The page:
Boreal Forest

Post image for Snow Shelters: Why We Don’t Build Igloos In The Forest

Traditionally igloos were tundra shelters, with other snow shelters and snowhouses involving mounding up snow being favoured in the forest. But modern Ice Box devices blur this boundary. So, I thought I would investigate building an igloo-type shelter in the boreal forest… Read more >>

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Post image for Tracking Rudolph: Reindeer Tracks & Sign

Reindeer, Rangifer tarandus, known as Caribou in North America, are a widespread northern hemisphere species of deer, which are found in the boreal forest, mountains and tundra. The sub-species most familiar in Scandinavia and Northern Europe (and which have been reintroduced into Scotland) are specifically Eurasian Tundra Reindeer, Rangifer tarandus tarandus. Most modern Western societies associate reindeer with Christmas and the most famous of them is, of course Rudolph, with its fabled red nose… Read more >>

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Post image for #AskPaulKirtley Episode 13: Boots, EDC Kit, Bow-Drill Positions, Tracking, Bushcraft During Hunting Season, Powerless Refrigeration

In this episode of #AskPaulKirtley I answer questions about boots, EDC kit, preparing your equipment for outings, getting started with animal tracking, bushcraft during the hunting season, alternative bow-drill positions and ways of managing without refrigeration while camping. What Is #AskPaulKirtley? #AskPaulKirtley is my Q&A video and podcast series that aims to answer your questions […] Read more >>

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Post image for Axe Choice For The Northern Forest

In the Northern Forest, an axe is your most important cutting tool. There is a general trend amongst outdoors people to carry quite small axes. These small axes are very wieldy, yet you can apply to them to large jobs such as felling trees as well as quite fine jobs such as carving useful implements and splitting quite fine firewood. However, in the Northern Forest, it’s my view, that a larger axe than this has specific advantages… Read more >>

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Post image for Tree Felling For Winter Firewood: Axe and Saw

In this video I look at felling dead, standing timber for firewood in winter. The felling technique involves the use of both the axe and the saw to create a very controlled cut and fall. Further, axe and saw techniques for sectioning the trunk are demonstrated and discussed. Whether you are hot-tenting or bivouacking with […] Read more >>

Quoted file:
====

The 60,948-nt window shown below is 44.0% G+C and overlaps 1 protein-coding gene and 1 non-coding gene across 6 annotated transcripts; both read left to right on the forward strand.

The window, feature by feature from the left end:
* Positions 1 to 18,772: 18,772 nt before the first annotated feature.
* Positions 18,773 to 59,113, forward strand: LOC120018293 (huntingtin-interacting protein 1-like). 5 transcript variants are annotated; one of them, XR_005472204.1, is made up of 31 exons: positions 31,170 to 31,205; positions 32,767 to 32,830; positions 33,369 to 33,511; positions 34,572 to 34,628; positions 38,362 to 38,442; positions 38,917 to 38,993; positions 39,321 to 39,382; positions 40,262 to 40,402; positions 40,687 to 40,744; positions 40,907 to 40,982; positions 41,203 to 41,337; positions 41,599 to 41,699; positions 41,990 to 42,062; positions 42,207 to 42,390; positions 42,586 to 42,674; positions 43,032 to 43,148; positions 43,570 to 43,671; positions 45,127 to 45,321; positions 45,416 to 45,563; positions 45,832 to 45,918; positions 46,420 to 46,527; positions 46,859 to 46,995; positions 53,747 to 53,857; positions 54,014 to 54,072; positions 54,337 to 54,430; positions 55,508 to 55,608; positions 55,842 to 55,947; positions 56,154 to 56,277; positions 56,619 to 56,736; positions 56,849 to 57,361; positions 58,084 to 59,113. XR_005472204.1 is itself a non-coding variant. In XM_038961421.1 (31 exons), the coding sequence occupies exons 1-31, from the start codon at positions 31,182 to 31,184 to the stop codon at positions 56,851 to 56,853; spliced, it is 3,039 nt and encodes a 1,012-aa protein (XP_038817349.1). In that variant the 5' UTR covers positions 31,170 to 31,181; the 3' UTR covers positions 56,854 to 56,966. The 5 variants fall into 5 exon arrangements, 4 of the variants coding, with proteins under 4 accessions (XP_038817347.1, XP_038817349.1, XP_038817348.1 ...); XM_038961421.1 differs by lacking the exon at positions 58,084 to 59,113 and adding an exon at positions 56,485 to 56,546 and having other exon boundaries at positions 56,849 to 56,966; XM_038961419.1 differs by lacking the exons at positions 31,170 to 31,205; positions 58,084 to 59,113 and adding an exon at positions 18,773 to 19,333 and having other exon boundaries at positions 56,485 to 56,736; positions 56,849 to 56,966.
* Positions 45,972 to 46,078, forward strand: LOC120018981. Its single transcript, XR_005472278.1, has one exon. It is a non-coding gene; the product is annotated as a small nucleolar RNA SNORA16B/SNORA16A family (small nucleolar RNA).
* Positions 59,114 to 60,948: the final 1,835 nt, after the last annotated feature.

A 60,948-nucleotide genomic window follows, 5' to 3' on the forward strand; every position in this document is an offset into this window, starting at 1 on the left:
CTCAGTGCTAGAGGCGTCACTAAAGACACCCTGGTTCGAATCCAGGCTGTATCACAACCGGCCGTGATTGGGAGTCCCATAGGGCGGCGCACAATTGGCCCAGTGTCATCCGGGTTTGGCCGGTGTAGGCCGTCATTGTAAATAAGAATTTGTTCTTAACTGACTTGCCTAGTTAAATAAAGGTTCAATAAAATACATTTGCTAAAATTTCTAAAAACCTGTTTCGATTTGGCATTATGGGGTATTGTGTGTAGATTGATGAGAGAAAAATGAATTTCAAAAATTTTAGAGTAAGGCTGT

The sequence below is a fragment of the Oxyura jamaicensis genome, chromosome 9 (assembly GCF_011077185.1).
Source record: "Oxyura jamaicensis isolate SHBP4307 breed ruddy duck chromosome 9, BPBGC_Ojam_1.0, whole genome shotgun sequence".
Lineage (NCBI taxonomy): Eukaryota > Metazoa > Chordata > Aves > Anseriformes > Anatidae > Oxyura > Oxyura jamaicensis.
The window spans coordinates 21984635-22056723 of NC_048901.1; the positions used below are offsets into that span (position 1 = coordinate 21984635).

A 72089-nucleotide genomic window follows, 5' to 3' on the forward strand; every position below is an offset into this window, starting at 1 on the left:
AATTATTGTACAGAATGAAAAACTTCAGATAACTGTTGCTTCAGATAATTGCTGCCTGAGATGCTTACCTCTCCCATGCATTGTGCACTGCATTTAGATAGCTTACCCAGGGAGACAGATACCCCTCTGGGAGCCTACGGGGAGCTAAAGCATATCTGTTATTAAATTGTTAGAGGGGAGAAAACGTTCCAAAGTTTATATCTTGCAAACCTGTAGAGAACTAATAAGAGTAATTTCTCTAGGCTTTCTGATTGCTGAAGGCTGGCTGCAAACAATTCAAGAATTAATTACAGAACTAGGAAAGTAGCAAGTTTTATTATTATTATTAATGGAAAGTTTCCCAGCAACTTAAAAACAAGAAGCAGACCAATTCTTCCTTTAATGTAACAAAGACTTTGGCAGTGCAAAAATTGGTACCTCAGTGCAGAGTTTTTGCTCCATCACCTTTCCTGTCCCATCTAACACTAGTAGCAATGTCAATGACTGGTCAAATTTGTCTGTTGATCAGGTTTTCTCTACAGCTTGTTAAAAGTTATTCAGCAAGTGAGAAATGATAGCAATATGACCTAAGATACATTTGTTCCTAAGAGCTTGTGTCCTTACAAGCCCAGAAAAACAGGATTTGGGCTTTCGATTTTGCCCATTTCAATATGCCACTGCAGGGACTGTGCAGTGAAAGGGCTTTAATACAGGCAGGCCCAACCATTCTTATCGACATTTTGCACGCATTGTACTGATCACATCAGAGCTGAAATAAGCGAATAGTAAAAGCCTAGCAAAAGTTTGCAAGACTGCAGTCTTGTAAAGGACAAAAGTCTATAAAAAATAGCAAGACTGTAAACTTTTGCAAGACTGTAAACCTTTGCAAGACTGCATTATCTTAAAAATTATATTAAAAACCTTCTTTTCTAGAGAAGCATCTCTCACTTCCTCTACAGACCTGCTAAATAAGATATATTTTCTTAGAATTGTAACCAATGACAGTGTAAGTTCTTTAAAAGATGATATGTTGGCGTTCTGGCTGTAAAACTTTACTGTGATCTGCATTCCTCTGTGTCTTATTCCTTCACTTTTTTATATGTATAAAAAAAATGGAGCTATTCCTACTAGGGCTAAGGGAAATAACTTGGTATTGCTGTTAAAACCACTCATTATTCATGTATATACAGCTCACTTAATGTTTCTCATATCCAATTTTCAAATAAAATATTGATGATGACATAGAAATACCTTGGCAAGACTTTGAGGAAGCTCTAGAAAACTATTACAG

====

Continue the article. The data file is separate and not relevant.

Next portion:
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Post image for Winter Magic: Return To The Northern Forest

Each winter I like to get away to the snow. I enjoy winter mountain walking in Scotland. Ski touring in Norway is also a favourite. But the northern forest in winter has a special allure which is hard to escape. I’ve experienced this environment many times and I’ve certainly written about my love of it […] Read more >>

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Post image for Surviving A Winter’s Night in the Northern Forest: How To Build An Arctic Lean-To

A lean-to is a classic shelter of the northern forests. It is an open-fronted shelter that depends upon fire to keep the occupant warm. This type of shelter has the advantage of a relatively simple construction method requiring few tools. As long as you have access to plenty of firewood, a lean-to will keep you […] Read more >>

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Post image for How to Dress for the Far North on a Budget

Having written articles on cold injuries and cold weather clothing, I’ve had a lot of people ask about clothing on a tighter budget than I allow myself as a professional instructor. I happened to have a conversation about this with a student of mine, Barry Smith; he offered to jot down his thoughts as he had budgeted in this way more recently than I had… Read more >>

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Post image for How To Split Firewood on Snow: Key Axe Techniques

The amount of firewood required in the northern forest in winter demands the use of an axe. Unlike staying in a cabin, however, when staying in a heated tent you are unlikely to have the use of a chopping block. So, you need to have a repertoire of axe techniques that include being able to safely split logs on snow as well as easily produce… Read more >>

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Post image for Winter Clothing for the Northern Wilderness part 2

Footwear, Handwear and Headwear Clothing for winter in the northern wilderness must cope with a wide range of temperatures, from around freezing to -50oC (-58oF) or lower. While your body core must be kept warm to prevent hypothermia, your extremities are more likely to suffer cold injuries and your feet, hands and head need special […] Read more >>

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